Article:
Sunday, June 29, 2014

On the origins of the scatter plot

Above, a scatter plot by
Francis Galton
Chapter fifteen of How Not to Be Wrong, a book that I recommended a couple of posts ago, talks about John Herschel, Francis Galton, and the history of the scatter plot. I had read about this in Howard Wainer's Picturing the Uncertain World but I got curious and did a quick search in Google. I wanted to take a look at Galton's and Herschel's charts. And here's what I found: Michael Friendly's and Daniel Denis' ‘The early origins and development of the scatterplot’ (Journal of the History of the Behavioral Sciences, 2005.) Quoting:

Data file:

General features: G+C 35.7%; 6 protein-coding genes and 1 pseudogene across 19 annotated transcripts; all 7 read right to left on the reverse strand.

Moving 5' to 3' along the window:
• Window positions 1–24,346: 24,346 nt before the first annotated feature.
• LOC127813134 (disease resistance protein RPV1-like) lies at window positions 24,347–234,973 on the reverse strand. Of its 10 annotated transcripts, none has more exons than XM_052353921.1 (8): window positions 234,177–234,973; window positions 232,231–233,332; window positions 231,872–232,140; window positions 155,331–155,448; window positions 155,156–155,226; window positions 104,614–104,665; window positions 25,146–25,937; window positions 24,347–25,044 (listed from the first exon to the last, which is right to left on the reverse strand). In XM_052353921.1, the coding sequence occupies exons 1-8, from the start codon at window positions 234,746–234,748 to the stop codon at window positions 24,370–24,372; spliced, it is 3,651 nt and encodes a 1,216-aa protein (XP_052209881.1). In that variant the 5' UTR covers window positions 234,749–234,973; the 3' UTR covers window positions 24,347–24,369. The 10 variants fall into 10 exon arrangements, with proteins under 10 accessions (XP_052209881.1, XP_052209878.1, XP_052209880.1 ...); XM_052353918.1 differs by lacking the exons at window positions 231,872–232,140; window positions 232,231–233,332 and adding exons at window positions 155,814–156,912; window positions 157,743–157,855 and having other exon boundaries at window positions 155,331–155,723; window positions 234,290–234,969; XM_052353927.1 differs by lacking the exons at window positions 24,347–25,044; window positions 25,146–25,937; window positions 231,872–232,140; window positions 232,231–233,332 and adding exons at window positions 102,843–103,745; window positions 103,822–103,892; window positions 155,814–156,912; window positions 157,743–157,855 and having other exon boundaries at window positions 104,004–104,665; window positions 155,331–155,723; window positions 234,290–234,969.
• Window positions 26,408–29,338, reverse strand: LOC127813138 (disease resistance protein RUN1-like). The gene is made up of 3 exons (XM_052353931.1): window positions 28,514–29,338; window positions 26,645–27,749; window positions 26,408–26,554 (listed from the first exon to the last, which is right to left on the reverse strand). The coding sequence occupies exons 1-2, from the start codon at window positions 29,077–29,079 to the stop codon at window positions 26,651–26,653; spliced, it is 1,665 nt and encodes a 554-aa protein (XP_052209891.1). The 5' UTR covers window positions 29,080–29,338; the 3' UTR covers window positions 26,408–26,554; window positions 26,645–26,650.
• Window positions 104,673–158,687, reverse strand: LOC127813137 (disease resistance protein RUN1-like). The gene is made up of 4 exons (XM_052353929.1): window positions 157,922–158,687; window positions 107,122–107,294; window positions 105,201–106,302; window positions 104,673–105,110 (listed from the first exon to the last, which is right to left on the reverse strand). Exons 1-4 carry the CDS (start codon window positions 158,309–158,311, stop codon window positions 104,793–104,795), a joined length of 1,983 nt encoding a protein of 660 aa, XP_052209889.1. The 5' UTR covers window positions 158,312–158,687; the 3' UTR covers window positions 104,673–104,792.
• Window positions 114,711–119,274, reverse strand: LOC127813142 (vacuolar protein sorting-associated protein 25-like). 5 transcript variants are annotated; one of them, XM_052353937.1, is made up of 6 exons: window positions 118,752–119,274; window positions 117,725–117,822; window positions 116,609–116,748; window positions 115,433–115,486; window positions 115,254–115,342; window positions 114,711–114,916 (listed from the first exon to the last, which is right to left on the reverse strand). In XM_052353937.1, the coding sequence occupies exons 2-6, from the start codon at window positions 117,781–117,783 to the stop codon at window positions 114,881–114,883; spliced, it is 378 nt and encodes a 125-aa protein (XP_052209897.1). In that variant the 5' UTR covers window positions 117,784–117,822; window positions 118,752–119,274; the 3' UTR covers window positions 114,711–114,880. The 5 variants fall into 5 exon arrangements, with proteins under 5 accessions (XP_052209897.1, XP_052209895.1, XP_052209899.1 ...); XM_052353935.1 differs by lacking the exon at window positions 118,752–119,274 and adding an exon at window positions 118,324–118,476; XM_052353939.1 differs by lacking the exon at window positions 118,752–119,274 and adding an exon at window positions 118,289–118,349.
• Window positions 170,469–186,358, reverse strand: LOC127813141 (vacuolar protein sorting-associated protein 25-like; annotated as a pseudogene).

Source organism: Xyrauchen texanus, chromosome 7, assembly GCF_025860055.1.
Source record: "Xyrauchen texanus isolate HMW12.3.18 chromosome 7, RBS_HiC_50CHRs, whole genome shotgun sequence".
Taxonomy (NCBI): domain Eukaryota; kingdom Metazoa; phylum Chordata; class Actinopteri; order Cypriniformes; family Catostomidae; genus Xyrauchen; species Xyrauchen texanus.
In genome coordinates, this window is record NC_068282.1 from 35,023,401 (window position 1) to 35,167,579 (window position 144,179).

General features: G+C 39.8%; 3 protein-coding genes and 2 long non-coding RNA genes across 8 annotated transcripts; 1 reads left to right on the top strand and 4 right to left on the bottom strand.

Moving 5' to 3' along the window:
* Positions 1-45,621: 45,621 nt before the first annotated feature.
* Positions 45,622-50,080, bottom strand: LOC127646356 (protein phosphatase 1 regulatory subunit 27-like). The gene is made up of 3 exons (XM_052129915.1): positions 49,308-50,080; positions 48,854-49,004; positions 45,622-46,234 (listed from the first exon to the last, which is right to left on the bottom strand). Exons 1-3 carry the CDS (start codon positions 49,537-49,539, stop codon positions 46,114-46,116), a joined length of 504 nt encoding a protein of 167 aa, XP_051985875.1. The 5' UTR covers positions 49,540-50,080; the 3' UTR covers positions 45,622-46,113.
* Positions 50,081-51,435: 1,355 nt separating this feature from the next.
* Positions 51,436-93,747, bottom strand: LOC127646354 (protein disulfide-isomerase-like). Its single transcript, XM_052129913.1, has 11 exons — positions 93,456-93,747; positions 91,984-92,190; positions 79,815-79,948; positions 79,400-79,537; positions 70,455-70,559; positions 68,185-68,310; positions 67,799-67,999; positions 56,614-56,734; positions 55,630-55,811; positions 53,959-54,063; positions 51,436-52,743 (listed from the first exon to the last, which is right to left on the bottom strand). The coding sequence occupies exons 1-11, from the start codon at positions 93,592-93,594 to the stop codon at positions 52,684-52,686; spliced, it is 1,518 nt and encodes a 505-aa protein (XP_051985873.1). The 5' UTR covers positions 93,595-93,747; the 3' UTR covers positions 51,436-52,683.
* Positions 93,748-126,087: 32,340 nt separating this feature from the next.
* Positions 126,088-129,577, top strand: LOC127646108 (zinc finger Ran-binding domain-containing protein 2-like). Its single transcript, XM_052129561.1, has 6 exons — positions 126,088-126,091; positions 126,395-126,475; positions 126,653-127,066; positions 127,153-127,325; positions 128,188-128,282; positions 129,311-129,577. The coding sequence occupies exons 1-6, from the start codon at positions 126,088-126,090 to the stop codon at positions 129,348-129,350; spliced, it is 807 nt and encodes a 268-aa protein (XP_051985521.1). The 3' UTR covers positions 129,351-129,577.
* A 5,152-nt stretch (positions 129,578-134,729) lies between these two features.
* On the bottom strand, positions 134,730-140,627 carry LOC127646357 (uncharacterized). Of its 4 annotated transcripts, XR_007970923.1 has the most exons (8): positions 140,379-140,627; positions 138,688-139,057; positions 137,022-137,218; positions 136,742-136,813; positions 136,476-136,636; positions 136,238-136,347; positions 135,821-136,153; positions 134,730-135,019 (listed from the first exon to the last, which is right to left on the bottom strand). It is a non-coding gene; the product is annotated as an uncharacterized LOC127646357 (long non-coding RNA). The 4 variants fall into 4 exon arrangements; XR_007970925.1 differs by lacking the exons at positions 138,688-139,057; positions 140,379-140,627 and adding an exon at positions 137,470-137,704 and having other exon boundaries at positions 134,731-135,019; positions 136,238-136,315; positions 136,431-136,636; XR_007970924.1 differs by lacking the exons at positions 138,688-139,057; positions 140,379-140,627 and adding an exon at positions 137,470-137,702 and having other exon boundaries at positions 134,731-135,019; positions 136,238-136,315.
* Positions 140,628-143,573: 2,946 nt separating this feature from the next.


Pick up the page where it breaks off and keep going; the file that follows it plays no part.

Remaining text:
“Among all the forms of statistical graphics, the humble scatterplot may be considered the most versatile, polymorphic, and generally useful invention in the entire history of statistical graphics.”
Friendly and Denis also cover connected scatter plots, the Phillips Curve —“one of the most famous curves in economic theory” (see below,)— the scatter plot matrix, etc. Don't miss the article.


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